Second, religion is gaining influence not only worldwide but also within national public spheres. I am thinking here of the fact that churches and religious organisations are increasingly assuming the role of "communities of interpretation" in the public arena of secular societies.(11) They can attain influence on public opinion and will formation by making relevant contributions to key issues, irrespective of whether their arguments are convincing or objectionable. Our pluralist societies constitute a responsive sounding board for such interventions because they are increasingly split on value conflicts requiring political regulation. Be it the dispute over the legalisation of abortion or voluntary euthanasia, on the bioethical issues of reproductive medicine, questions of animal protection or climate change – on these and similar questions the divisive premises are so opaque that it is by no means settled from the outset which party can draw on the more convincing moral intuitions.

Pushing the issue closer home, let me remind you that the visibility and vibrancy of foreign religious communities also spur the attention to the familiar churches and congregations. The Muslims next door force the Christian citizens to face up to the practice of a rival faith. And they also give the secular citizens a keener consciousness of the phenomenon of the public presence of religion.

The third stimulus for a change of consciousness among the population is the immigration of "guest-workers" and refugees, specifically from countries with traditional cultural backgrounds. Since the 16th century, Europe has had to contend with confessional schisms within its own culture and society. In the wake of the present immigration, the more blatant dissonances between different religions link up with the challenge of a pluralism of ways of life typical of immigrant societies. This extends beyond the challenge of a pluralism of denominations. In societies like ours which are still caught in the painful process of transformation into postcolonial immigrant societies, the issue of tolerant coexistence between different religious communities is made harder by the difficult problem of how to integrate immigrant cultures socially. While coping with the pressure of globalized labor markets, social integration must succeed even under the humiliating conditions of growing social inequality. But that is a different story.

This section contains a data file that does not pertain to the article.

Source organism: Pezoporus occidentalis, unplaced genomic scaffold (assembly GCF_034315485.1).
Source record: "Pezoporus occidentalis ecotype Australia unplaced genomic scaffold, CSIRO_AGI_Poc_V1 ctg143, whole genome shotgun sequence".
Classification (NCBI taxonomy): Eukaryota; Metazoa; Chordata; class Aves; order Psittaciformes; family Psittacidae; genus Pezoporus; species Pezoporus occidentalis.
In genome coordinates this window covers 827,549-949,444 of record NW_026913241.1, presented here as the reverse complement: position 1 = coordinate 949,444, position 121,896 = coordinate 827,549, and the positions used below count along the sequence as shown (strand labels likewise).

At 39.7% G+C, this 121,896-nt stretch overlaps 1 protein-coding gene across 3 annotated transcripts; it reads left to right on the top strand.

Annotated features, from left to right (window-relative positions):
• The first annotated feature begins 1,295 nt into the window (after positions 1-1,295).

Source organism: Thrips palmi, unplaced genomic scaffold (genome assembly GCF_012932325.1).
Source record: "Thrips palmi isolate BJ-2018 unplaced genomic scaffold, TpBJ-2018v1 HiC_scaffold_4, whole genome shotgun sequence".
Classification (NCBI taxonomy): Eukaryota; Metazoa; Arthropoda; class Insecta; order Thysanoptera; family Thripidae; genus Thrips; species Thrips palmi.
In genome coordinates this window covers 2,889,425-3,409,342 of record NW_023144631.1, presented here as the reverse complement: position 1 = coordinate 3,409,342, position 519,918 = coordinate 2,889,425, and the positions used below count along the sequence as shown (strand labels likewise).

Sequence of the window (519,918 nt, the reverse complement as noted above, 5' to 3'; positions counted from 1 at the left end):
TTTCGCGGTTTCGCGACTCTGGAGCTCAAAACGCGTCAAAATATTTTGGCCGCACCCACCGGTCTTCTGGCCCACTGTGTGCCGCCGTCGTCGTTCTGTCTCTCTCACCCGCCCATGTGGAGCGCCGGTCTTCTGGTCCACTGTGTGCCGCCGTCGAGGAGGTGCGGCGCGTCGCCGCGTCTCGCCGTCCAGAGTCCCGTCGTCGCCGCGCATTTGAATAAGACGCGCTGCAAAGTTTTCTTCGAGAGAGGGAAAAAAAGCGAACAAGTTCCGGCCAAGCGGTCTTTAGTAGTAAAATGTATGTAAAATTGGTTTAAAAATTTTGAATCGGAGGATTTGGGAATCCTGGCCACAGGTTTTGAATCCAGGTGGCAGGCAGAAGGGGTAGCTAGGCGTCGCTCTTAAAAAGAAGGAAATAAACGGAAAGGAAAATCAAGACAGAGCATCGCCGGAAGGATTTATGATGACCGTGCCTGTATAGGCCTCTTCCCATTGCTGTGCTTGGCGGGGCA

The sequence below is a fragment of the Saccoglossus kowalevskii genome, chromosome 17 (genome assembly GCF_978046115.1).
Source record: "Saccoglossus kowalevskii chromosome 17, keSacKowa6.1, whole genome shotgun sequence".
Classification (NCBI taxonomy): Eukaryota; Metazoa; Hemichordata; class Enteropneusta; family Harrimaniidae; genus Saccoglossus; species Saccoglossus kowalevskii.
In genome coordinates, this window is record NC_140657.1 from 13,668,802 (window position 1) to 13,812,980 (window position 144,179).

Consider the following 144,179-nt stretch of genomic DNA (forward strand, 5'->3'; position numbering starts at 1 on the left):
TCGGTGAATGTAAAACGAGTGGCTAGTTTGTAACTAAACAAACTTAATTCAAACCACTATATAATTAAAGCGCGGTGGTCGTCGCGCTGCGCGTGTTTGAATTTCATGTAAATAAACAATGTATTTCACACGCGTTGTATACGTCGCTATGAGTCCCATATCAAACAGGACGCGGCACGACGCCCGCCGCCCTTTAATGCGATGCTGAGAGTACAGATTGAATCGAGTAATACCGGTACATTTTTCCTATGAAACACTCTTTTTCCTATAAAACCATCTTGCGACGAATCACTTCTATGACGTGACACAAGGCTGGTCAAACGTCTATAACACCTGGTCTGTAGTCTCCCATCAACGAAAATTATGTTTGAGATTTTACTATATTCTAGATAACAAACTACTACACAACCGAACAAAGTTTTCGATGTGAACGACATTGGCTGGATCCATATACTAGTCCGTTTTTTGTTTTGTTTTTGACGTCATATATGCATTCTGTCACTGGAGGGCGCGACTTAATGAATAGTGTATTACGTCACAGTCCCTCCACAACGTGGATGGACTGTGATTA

I have thus far taken the position of a sociological observer in trying to answer the question of why we can term secularized societies "post-secular". In these societies, religion maintains a public influence and relevance, while the secularistic certainty that religion will disappear worldwide in the course of modernisation is losing ground. If we henceforth adopt the perspective of participants, however, we face a quite different, namely normative question: How should we see ourselves as members of a post-secular society and what must we reciprocally expect from one another in order to ensure that in firmly entrenched nation states, social relations remain civil despite the growth of a plurality of cultures and religious world views?
Read the whole article.

I just found a couple of books by Habermas in a used bookstore -- I think I'm going to enjoy reading him.